The Nationwide's latest stats for June on house prices confirmed what everyone knew: house prices are still falling. The figures put the average house price down 0.9% on the month, 6.3% on the year and 8% down from the peak in October.
If the current rate of fall continues for the rest of the year, Nationwide will be measuring a fall of between 10% and 11% for 2008.
Yesterday's Hometrack figures, although not showing the same scale of decline over the past 12 months, putting it at 2.3%, do support the pattern of steady and widespread erosion in house prices.
Hometrack measured 83.6% of postcodes showing price falls in June compared with just over half in April.
But in one sense it is not the exact quantum of the fall that is of most concern to industry insiders - not that the potential scale of falls remains anything other than scary. But for them the real worry is having no real handle on where the bottom of the market is and when it will be reached.
The market is currently not functioning in any way properly. And there is a growing feeling that the market is unlikely to stop misfiring, with spluttering sales, until we get somewhere near the bottom and the uncertainty over price is greatly removed.
At this point, the argument goes, buyers and sellers will have more confidence that they are buying and selling at a "fair market price" and there will be greater willingness among investors to put their cash in housing, without having the nagging feeling they if they wait there will be better opportunities. Property transactions will bounce back - although, how much, who knows?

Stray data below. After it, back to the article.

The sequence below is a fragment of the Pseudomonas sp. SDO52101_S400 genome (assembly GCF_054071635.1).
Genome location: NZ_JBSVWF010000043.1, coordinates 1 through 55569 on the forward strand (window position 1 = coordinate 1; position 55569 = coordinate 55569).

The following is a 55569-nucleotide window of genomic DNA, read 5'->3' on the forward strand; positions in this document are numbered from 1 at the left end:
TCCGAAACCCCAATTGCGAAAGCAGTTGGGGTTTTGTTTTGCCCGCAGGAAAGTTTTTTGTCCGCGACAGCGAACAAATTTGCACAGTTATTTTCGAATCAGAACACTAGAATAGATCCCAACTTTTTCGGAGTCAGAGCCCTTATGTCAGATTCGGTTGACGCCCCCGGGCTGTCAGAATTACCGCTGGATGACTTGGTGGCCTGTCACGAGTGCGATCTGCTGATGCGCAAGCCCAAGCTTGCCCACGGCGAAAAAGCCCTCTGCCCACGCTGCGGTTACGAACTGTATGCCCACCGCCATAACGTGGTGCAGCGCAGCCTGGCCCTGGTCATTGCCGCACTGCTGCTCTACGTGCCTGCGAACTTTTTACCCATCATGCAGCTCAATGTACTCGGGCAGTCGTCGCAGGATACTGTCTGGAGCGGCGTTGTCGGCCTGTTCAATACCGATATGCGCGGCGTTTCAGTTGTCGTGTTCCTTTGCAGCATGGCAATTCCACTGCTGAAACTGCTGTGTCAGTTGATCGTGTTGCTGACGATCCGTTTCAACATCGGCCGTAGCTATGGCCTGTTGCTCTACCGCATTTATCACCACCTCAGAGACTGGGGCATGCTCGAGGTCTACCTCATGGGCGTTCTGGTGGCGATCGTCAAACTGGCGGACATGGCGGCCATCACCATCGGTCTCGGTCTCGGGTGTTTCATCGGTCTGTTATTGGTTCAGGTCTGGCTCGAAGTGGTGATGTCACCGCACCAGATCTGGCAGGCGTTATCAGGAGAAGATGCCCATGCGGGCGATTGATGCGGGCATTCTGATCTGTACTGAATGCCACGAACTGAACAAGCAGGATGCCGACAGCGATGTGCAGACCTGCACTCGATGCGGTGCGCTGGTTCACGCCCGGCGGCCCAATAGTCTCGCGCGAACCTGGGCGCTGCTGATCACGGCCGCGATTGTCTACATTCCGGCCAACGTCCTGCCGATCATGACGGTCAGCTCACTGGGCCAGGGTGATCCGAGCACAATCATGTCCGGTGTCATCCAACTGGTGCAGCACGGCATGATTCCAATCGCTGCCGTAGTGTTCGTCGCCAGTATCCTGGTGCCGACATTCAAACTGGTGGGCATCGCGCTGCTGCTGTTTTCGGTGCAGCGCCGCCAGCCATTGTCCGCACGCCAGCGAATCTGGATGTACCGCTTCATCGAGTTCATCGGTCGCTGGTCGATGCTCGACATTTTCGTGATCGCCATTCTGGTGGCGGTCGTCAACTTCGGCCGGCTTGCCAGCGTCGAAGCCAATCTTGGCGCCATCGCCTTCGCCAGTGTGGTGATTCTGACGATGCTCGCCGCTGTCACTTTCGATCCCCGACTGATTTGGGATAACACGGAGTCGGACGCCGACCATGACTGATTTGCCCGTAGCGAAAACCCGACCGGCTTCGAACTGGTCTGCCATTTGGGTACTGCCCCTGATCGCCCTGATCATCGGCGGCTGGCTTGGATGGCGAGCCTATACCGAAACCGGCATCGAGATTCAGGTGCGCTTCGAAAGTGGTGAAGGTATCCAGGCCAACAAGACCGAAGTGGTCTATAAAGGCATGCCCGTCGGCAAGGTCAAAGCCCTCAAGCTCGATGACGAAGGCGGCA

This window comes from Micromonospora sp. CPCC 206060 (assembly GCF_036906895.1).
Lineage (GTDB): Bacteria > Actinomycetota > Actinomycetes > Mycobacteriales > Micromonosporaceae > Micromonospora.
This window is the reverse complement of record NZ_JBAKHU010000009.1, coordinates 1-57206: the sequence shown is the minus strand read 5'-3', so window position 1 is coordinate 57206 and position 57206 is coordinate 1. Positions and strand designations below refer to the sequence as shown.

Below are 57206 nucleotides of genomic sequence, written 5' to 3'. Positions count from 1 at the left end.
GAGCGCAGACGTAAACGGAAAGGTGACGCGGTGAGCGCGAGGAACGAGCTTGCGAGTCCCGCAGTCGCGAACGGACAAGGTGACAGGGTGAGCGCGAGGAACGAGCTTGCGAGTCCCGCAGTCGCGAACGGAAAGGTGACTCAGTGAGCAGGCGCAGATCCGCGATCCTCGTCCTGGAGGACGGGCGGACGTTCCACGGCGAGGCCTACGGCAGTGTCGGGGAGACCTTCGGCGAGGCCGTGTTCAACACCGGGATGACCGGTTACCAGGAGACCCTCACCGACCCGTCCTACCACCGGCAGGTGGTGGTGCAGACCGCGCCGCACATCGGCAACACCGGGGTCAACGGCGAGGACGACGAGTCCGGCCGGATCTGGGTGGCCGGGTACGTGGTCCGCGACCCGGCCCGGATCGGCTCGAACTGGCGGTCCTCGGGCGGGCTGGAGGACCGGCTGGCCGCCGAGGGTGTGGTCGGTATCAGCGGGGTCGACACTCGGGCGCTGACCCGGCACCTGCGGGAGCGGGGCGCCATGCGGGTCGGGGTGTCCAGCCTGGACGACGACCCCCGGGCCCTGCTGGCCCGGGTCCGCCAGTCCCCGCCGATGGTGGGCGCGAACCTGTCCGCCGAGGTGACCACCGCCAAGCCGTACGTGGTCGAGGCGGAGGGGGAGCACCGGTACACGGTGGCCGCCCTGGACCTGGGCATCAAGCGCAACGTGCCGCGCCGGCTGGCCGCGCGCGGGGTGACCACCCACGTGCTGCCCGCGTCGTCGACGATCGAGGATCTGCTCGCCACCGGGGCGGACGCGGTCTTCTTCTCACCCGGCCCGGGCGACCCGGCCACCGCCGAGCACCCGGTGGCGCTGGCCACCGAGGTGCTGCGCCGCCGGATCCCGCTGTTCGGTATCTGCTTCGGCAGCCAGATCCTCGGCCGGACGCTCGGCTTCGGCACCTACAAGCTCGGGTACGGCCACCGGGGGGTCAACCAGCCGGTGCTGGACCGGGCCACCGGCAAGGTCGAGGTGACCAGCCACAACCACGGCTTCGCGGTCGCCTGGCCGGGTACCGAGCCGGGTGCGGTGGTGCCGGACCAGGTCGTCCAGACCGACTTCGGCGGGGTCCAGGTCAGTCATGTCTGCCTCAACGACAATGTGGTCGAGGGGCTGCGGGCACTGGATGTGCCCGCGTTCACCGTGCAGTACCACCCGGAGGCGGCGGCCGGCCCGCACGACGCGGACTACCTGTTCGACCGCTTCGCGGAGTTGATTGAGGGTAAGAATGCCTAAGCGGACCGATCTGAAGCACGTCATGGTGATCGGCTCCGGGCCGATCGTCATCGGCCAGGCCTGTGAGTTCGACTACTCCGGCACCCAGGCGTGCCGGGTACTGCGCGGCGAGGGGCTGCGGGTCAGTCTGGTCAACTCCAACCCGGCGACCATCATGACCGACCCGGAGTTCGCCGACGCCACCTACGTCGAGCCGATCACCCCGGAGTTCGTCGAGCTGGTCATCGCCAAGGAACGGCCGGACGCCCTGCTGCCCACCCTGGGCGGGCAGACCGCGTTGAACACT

The current pattern of decline is providing no signs of when the market may start to bottom out. It could be many many months or indeed several year if we follow the pattern of Japan and Germany in the 1990s. That is of course, unless there is a sharp shift in the economy that forces sales - eg a fast rise in unemployment among homeowners - which precipitates a faster market correction.
There is a growing case for suggesting a fast correction will probably do less damage to the nation's house building infrastructure. But it's all a bit like deciding whether to pull a well-stuck plaster off your arm, fast and painful, or slow and painful. Either way it's painful.